Alert in Colombia over alleged scam with a ransom in bitcoin

Police authorities in Colombia warn about a type of scam in which the attackers asking for a ransom in bitcoin (BTC) in exchange of not revealing personal information allegedly kidnapped their victims. So raved the colombian Telemedellín this 26 of November.The most striking aspect of the scam is that the victim receives an email from your own email account. The complaint is made by the operational commander of Citizen Security for the locality of the Valley of Aburrá, colonel Iván Santamaría, cited by the aforementioned means.According to Santamaria, this is a practice known as spoofing. A form of identity theft in electronic communications. However, the attacker does not take ownership of the access to the email account of his victim, but that it has the ability to send messages from any account. The victim, while receiving mail threatening from his own account, considers that his data are actually committed.In the post referred to by the colombian official, the victim is asked to pay a ransom in bitcoin equivalent of EUR 500, according to the report published by the means before mentioned. In addition, in the email the attacker is attributed to the abduction of personal data of the affected party, that provides a address of Bitcoin for sending funds and a time limit of 30 hours to do it.“When I receive the coins, I guarantee absolutely that the data collected will be deleted. Don’t need them.” With that message, the attacker seeks to give security on the destination of the data allegedly kidnapped their victims.

Colombia and the computer crimes

The same report Telemedellín ensures that the incidence of computer crimes in the Valle de Aburrá has decreased by 50% in 2019 compared to the previous year, according to police sources in the town.But there are few computer-related crimes in the south american country, according to the study Trends of Cybercrime in Colombia 2019-2020, carried out by entities of the Colombian Chamber of Informatics and Telecommunications (CCIT) and the Center of Capacity building for the Cybersecurity of Colombia (C4) of the National Police of colombia.In that document, it is mentioned that during this year have occurred more than 28,000 computer crimes in the business area. The same study points out that from the year 2017, have been more than 52,000 incidents of this type. Of them, at least 8,000 correspond to identity theft crimes.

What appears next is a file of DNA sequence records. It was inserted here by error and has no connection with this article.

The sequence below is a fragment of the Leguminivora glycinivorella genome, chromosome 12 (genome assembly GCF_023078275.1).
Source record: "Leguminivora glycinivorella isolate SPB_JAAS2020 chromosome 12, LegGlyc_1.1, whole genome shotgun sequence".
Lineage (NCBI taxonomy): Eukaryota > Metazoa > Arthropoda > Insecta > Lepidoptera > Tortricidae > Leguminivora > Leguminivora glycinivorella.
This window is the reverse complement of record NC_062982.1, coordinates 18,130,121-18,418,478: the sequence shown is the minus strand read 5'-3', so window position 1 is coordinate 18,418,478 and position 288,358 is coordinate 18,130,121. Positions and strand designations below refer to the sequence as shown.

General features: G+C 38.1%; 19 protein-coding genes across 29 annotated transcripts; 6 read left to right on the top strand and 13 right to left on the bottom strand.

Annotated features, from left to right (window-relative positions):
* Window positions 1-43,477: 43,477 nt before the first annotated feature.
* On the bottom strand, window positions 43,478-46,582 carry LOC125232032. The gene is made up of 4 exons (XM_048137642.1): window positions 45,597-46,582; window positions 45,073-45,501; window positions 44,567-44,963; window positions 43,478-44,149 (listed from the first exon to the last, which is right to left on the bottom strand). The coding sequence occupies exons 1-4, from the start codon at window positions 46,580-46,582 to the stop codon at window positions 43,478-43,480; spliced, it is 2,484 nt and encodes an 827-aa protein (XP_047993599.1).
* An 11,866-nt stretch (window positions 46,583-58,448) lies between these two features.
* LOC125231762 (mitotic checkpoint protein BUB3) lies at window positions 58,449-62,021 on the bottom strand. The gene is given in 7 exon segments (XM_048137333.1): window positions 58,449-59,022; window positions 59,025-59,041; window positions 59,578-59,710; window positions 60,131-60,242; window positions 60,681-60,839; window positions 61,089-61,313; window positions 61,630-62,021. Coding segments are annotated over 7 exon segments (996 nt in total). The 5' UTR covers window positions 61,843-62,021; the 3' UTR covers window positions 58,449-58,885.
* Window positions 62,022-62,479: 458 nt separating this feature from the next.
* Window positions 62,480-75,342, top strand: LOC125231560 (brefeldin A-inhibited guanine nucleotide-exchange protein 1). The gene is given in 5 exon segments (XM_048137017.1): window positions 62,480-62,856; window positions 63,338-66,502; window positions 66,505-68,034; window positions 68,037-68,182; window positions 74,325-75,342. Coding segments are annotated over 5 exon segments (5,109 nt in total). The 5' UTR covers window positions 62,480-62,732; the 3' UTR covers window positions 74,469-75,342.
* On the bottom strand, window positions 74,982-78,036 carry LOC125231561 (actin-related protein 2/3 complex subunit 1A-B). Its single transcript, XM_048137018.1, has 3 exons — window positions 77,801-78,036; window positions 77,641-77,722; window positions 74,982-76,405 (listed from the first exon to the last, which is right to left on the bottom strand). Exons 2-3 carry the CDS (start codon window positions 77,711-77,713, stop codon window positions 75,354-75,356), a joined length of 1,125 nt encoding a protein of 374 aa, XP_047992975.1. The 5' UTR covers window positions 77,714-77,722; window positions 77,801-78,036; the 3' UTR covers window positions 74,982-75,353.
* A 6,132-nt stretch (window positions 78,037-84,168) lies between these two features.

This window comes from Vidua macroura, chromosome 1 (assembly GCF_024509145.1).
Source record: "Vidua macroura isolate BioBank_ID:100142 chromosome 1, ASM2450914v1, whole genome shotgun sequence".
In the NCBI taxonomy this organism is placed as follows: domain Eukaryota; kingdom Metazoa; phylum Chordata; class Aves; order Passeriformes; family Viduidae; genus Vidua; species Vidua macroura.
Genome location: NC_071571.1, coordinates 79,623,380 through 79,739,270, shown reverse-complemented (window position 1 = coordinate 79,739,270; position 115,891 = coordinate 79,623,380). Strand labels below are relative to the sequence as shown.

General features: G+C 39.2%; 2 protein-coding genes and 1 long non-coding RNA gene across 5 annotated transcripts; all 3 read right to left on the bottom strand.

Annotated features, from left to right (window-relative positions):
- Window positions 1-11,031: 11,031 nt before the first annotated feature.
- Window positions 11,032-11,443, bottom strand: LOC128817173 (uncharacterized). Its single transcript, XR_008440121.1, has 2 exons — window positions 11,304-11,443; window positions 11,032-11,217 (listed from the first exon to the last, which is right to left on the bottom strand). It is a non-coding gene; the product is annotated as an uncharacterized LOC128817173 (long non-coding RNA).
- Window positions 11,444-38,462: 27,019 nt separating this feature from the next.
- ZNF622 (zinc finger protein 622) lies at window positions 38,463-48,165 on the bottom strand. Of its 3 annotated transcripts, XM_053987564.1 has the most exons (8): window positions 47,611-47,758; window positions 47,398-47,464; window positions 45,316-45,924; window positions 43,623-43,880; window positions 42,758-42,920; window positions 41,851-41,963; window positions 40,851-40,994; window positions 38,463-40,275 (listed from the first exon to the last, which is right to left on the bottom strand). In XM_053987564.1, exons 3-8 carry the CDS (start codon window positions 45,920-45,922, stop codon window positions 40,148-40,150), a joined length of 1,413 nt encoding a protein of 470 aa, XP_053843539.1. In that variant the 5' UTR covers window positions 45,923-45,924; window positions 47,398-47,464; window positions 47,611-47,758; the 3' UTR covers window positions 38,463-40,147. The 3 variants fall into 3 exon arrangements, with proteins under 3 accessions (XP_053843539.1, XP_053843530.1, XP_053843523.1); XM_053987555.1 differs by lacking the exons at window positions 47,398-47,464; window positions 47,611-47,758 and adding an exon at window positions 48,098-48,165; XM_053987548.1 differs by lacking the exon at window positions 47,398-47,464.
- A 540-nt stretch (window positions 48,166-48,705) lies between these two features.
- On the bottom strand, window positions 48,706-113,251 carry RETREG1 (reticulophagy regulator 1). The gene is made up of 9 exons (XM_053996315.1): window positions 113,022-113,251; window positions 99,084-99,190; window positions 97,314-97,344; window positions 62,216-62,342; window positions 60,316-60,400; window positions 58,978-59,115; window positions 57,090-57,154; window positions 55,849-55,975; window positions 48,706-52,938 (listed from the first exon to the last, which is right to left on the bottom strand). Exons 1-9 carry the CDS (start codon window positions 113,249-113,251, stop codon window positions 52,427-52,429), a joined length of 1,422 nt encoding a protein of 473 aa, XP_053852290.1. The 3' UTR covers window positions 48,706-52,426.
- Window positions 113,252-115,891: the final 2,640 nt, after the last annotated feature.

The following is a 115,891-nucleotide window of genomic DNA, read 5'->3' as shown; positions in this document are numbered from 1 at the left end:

Spoofing with payments in bitcoin

A publication in Spanish Public already was aware of such practice, at the beginning of the month of November. Although it also mentions that text is not a new practice, and that it is not only asking for ransom payments in bitcoin.On that note, signed by journalist Luis Garcia, referred to the same spoofing with a message that could seem to be a continuation to that mentioned in the environment in colombia. In the email quoted in that note, mention of a payment already made by the victim. But in that email, the attacker claims that the amount does not correspond with the one that was supposed to be paid.In addition, in the new mail provides a address of Bitcoin is different and a new term of payment 24 hours. The address cited in this text has not received transactions, at the time of drafting of this note. So what we affirm through the browser of blocks of history highlight was the scam to users of Uphold in November 2018. Purpose of the offers the Black Friday, users of the platform received an e-mail from the account of Uphold by offering a refund of 15% of the funds they had in their accounts.To do this, the only condition was to deposit at least 0,1 BTC to an address of Bitcoin is provided in the same email. Although Uphold reported via Twitter that it was a fraud after being committed to its e-mail service, the address pointed to by the scammers came to receive up to 0,53742844 BTC. At the time of the fraud, that figure amounted to about USD 2.400. Now, the same figure exceeds USD 3.600.

About the author

Caroline W.

Caroline W.

Caroline is passionate about learning languages, cultures and the Internet. She has years of experience working at international online advertising projects. Growing interested in Bitcoin and cryptocurrencies in late 2018, she joined CurrencyMarket24 as a writer.

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